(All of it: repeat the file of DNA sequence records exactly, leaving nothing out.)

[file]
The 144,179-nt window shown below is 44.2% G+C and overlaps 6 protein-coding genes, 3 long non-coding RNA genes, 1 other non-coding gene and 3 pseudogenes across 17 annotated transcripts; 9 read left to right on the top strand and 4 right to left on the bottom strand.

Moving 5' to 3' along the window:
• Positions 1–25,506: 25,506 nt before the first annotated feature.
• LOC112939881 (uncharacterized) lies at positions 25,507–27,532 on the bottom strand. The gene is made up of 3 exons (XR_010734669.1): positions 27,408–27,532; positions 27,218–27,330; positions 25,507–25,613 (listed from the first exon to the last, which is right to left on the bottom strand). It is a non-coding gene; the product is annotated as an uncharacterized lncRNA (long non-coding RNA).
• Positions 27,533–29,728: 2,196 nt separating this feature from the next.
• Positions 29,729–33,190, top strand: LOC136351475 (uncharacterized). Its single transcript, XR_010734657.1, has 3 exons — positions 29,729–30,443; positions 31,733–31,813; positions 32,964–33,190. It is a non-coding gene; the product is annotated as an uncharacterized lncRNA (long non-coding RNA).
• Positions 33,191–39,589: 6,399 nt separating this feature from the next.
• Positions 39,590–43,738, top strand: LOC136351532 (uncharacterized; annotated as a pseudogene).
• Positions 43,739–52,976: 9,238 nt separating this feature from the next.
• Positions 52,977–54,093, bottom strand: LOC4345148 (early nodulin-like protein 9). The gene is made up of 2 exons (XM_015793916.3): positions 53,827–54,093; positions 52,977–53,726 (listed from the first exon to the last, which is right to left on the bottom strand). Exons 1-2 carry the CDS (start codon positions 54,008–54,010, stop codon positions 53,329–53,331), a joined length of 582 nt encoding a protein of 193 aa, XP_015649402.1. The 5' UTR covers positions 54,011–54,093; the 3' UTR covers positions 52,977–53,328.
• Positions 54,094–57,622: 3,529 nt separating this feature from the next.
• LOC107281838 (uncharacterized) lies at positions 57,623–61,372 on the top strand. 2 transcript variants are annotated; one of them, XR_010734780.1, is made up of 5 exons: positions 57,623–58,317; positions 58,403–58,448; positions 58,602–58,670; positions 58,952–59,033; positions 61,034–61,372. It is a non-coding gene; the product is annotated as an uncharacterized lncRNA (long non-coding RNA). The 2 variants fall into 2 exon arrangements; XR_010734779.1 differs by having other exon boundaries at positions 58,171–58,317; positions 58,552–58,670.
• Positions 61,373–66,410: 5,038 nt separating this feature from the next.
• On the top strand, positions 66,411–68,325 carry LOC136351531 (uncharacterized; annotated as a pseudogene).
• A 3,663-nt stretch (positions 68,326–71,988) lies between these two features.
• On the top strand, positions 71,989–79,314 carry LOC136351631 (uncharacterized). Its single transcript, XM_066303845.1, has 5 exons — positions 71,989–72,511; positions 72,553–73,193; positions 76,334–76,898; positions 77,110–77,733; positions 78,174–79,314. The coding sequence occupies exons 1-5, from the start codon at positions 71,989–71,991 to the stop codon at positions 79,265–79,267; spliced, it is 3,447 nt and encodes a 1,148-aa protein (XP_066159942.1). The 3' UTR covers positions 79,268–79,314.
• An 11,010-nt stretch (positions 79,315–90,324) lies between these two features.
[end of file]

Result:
The 144,179-nt window shown below is 44.2% G+C and overlaps 6 protein-coding genes, 3 long non-coding RNA genes, 1 other non-coding gene and 3 pseudogenes across 17 annotated transcripts; 9 read left to right on the top strand and 4 right to left on the bottom strand.

Moving 5' to 3' along the window:
• Positions 1–25,506: 25,506 nt before the first annotated feature.
• LOC112939881 (uncharacterized) lies at positions 25,507–27,532 on the bottom strand. The gene is made up of 3 exons (XR_010734669.1): positions 27,408–27,532; positions 27,218–27,330; positions 25,507–25,613 (listed from the first exon to the last, which is right to left on the bottom strand). It is a non-coding gene; the product is annotated as an uncharacterized lncRNA (long non-coding RNA).
• Positions 27,533–29,728: 2,196 nt separating this feature from the next.
• Positions 29,729–33,190, top strand: LOC136351475 (uncharacterized). Its single transcript, XR_010734657.1, has 3 exons — positions 29,729–30,443; positions 31,733–31,813; positions 32,964–33,190. It is a non-coding gene; the product is annotated as an uncharacterized lncRNA (long non-coding RNA).
• Positions 33,191–39,589: 6,399 nt separating this feature from the next.
• Positions 39,590–43,738, top strand: LOC136351532 (uncharacterized; annotated as a pseudogene).
• Positions 43,739–52,976: 9,238 nt separating this feature from the next.
• Positions 52,977–54,093, bottom strand: LOC4345148 (early nodulin-like protein 9). The gene is made up of 2 exons (XM_015793916.3): positions 53,827–54,093; positions 52,977–53,726 (listed from the first exon to the last, which is right to left on the bottom strand). Exons 1-2 carry the CDS (start codon positions 54,008–54,010, stop codon positions 53,329–53,331), a joined length of 582 nt encoding a protein of 193 aa, XP_015649402.1. The 5' UTR covers positions 54,011–54,093; the 3' UTR covers positions 52,977–53,328.
• Positions 54,094–57,622: 3,529 nt separating this feature from the next.
• LOC107281838 (uncharacterized) lies at positions 57,623–61,372 on the top strand. 2 transcript variants are annotated; one of them, XR_010734780.1, is made up of 5 exons: positions 57,623–58,317; positions 58,403–58,448; positions 58,602–58,670; positions 58,952–59,033; positions 61,034–61,372. It is a non-coding gene; the product is annotated as an uncharacterized lncRNA (long non-coding RNA). The 2 variants fall into 2 exon arrangements; XR_010734779.1 differs by having other exon boundaries at positions 58,171–58,317; positions 58,552–58,670.
• Positions 61,373–66,410: 5,038 nt separating this feature from the next.
• On the top strand, positions 66,411–68,325 carry LOC136351531 (uncharacterized; annotated as a pseudogene).
• A 3,663-nt stretch (positions 68,326–71,988) lies between these two features.
• On the top strand, positions 71,989–79,314 carry LOC136351631 (uncharacterized). Its single transcript, XM_066303845.1, has 5 exons — positions 71,989–72,511; positions 72,553–73,193; positions 76,334–76,898; positions 77,110–77,733; positions 78,174–79,314. The coding sequence occupies exons 1-5, from the start codon at positions 71,989–71,991 to the stop codon at positions 79,265–79,267; spliced, it is 3,447 nt and encodes a 1,148-aa protein (XP_066159942.1). The 3' UTR covers positions 79,268–79,314.
• An 11,010-nt stretch (positions 79,315–90,324) lies between these two features.